The opposition by lawmakers, which was blamed in some quarters on Republican fear-mongering, got new credence today when Obama’s own FBI director Robert Mueller piled on, saying the FBI has concerns about bringing detainees to the US — even in supermax prisons — because they could radicalize others or orchestrate attacks from their cells.

      Obama is planning a speech tomorrow on national security and is expected to address the issue. Meanwhile, Dick Cheney is planning his own speech tomorrow about how Barack Obama is screwing up.

      Can Saudi Arabia come to the rescue? And if so, what do they get in return?

    • WaPo: trade war with Canada

      By Luiza Ch. Savage – Friday, May 15, 2009 at 10:00 AM – 5750112 Comments

      It’s official. Page one, above the fold in today’s Washington Post:

      Trade Wars Launched with Ruses, End Runs

      Outrage in Canada as U.S. Firms Sever Ties to Obey Stimulus Rules

      Excerpt #1:

      “Is this what the first trade war of the global economic crisis looks like?

      Ordered by Congress to “buy American” when spending money from the $787 billion stimulus package, the town of Peru, Ind., stunned its Canadian supplier by rejecting sewage pumps made outside of Toronto. After a Navy official spotted Canadian pipe fittings in a construction project at Camp Pendleton, Calif., they were hauled out of the ground and replaced with American versions. In recent weeks, other Canadian manufacturers doing business with U.S. state and local governments say they have been besieged with requests to sign affidavits pledging that they will only supply materials made in the USA.”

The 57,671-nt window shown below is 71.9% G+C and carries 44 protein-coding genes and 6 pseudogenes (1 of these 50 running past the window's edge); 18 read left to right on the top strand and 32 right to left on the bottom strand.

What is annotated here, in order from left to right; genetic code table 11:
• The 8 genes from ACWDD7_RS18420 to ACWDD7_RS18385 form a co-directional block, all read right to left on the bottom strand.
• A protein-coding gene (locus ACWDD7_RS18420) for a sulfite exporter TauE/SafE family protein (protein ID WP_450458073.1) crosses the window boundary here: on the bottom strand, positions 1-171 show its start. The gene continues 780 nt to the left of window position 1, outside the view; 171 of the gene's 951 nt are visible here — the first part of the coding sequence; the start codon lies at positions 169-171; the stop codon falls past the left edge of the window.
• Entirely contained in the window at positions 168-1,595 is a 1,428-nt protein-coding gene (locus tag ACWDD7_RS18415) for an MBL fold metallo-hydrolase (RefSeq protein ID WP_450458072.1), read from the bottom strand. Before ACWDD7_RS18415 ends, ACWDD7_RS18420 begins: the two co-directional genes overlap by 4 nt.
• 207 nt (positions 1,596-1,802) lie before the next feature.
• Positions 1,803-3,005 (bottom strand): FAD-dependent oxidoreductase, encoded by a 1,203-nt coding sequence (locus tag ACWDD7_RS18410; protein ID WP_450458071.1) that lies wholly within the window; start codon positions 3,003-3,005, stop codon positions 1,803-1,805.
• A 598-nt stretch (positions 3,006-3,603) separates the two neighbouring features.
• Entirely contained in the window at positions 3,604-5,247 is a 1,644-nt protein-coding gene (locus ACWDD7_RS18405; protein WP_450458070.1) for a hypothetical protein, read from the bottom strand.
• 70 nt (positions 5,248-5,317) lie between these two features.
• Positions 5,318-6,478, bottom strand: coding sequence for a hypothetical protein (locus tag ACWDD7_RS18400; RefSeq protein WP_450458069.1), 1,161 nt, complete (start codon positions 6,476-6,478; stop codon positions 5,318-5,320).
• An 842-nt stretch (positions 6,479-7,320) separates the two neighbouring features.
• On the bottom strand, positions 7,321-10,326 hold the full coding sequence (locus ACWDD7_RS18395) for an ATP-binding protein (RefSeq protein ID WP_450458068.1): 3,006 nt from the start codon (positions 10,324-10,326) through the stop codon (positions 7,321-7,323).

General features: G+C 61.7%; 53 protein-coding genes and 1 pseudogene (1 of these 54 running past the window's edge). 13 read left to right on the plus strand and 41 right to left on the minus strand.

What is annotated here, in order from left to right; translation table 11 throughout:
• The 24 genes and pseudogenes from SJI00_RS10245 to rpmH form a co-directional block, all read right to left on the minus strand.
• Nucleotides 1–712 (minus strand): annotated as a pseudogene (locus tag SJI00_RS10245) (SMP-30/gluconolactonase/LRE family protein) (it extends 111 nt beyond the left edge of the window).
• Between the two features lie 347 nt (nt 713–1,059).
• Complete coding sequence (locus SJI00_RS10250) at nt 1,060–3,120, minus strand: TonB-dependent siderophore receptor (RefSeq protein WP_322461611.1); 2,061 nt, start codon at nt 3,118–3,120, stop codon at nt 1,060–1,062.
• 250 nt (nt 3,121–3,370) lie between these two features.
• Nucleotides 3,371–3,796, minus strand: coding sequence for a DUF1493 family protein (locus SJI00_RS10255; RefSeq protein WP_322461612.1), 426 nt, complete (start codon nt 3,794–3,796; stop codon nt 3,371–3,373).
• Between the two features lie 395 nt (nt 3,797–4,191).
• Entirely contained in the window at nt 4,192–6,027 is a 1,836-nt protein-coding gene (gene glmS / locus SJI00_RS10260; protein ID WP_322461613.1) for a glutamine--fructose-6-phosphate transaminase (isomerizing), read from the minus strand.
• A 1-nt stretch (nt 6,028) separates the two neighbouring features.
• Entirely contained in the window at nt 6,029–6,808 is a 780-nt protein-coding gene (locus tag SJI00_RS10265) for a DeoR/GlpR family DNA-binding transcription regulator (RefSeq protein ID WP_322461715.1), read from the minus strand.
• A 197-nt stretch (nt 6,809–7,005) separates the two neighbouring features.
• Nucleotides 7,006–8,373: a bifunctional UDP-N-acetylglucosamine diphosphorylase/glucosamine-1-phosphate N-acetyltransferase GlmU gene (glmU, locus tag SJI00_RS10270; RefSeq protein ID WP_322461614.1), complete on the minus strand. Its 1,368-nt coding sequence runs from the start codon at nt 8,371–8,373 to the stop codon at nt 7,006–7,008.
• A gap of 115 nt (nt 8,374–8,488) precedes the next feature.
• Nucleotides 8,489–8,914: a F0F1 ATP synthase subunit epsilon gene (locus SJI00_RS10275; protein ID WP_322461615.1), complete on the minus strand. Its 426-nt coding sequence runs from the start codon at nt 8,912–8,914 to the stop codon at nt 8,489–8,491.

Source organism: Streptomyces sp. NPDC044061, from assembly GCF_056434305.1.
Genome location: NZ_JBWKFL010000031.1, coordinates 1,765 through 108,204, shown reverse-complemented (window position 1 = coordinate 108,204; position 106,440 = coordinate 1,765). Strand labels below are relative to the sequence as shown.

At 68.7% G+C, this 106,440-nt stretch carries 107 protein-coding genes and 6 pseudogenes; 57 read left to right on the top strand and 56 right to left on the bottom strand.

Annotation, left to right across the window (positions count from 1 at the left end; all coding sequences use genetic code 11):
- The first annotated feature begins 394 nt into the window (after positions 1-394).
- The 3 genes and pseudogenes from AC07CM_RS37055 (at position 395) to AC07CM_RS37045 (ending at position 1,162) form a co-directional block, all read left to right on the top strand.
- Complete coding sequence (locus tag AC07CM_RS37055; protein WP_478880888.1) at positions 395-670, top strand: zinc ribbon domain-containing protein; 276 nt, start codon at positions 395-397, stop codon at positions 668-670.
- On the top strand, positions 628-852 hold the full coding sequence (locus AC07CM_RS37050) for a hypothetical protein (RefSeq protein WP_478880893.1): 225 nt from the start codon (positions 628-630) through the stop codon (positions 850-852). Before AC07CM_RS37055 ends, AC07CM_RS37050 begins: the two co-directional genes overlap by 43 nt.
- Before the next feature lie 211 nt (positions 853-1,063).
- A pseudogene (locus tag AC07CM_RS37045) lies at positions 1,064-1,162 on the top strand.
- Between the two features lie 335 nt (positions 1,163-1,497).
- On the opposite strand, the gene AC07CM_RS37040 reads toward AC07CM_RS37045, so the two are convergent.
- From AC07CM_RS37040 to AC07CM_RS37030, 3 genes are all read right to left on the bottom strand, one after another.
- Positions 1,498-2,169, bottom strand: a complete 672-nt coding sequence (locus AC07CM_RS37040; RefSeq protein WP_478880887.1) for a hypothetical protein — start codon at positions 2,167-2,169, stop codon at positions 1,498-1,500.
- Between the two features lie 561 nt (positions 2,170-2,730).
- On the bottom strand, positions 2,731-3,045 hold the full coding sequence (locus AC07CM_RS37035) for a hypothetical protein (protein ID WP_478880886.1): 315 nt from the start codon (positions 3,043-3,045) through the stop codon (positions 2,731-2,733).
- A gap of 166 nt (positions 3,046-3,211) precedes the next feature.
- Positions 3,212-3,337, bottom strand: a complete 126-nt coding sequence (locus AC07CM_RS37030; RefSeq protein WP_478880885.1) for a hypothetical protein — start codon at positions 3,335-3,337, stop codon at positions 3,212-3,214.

• Team Obama considering prosecuting Bush lawyers

      By Luiza Ch. Savage – Tuesday, April 21, 2009 at 1:14 PM – 5142412 Comments

      Barack Obama has said that he intends to “look forward, not back” when it comes to demands that Bush administration officials be held accountable for the kinds of interrogation techniques they used against detainees. Yesterday, he assured CIA officers that anyone who followed legal advice from the Bush White House would not be prosecuted. But now after renewed demands for investigations, Obama is keeping the door open to going after the lawyers who crafted the advice. The decision is now up to his attorney general, Eric Holder, Obama said at a press conference this morning at the Oval Office with King Abduallah of Jordan:

      QUESTION:  I want to ask you about the interrogation memos that you released last week; two questions.  You were clear about not wanting to prosecute those who carried out the instructions under this legal advice.  Can you be that clear about those who devised the policy?  And then quickly on a second matter, how do you feel about investigations, whether special — a special commission or something of that nature on the Hill to go back and really look at the issue? Continue…

    • Who will Obama pick to be his ambassador to Canada?

      By Luiza Ch. Savage – Friday, April 17, 2009 at 3:20 PM – 5093115 Comments

      Latest rumour: A Chicago lawyer who raised gobs of cash for the campaign.